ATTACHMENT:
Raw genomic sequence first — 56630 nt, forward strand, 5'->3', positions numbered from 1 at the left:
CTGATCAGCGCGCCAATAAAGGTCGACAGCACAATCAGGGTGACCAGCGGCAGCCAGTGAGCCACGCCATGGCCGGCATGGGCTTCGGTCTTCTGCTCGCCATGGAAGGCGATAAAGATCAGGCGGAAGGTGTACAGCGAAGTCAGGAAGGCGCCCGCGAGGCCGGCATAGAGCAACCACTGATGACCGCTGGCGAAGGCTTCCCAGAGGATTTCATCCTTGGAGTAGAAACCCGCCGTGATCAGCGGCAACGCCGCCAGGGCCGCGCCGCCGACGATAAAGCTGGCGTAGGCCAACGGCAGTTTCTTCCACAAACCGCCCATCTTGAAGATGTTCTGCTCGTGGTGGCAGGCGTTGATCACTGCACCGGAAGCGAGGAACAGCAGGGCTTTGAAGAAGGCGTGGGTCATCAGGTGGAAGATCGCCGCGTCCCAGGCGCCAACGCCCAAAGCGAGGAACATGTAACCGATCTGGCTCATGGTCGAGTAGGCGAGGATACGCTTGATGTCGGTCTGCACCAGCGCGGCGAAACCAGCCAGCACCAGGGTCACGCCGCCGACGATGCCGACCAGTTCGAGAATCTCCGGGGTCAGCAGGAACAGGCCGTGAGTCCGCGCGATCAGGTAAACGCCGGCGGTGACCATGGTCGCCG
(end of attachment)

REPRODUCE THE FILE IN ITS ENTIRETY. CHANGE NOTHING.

Raw genomic sequence first — 56630 nt, forward strand, 5'->3', positions numbered from 1 at the left:
CTGATCAGCGCGCCAATAAAGGTCGACAGCACAATCAGGGTGACCAGCGGCAGCCAGTGAGCCACGCCATGGCCGGCATGGGCTTCGGTCTTCTGCTCGCCATGGAAGGCGATAAAGATCAGGCGGAAGGTGTACAGCGAAGTCAGGAAGGCGCCCGCGAGGCCGGCATAGAGCAACCACTGATGACCGCTGGCGAAGGCTTCCCAGAGGATTTCATCCTTGGAGTAGAAACCCGCCGTGATCAGCGGCAACGCCGCCAGGGCCGCGCCGCCGACGATAAAGCTGGCGTAGGCCAACGGCAGTTTCTTCCACAAACCGCCCATCTTGAAGATGTTCTGCTCGTGGTGGCAGGCGTTGATCACTGCACCGGAAGCGAGGAACAGCAGGGCTTTGAAGAAGGCGTGGGTCATCAGGTGGAAGATCGCCGCGTCCCAGGCGCCAACGCCCAAAGCGAGGAACATGTAACCGATCTGGCTCATGGTCGAGTAGGCGAGGATACGCTTGATGTCGGTCTGCACCAGCGCGGCGAAACCAGCCAGCACCAGGGTCACGCCGCCGACGATGCCGACCAGTTCGAGAATCTCCGGGGTCAGCAGGAACAGGCCGTGAGTCCGCGCGATCAGGTAAACGCCGGCGGTGACCATGGTCGCCG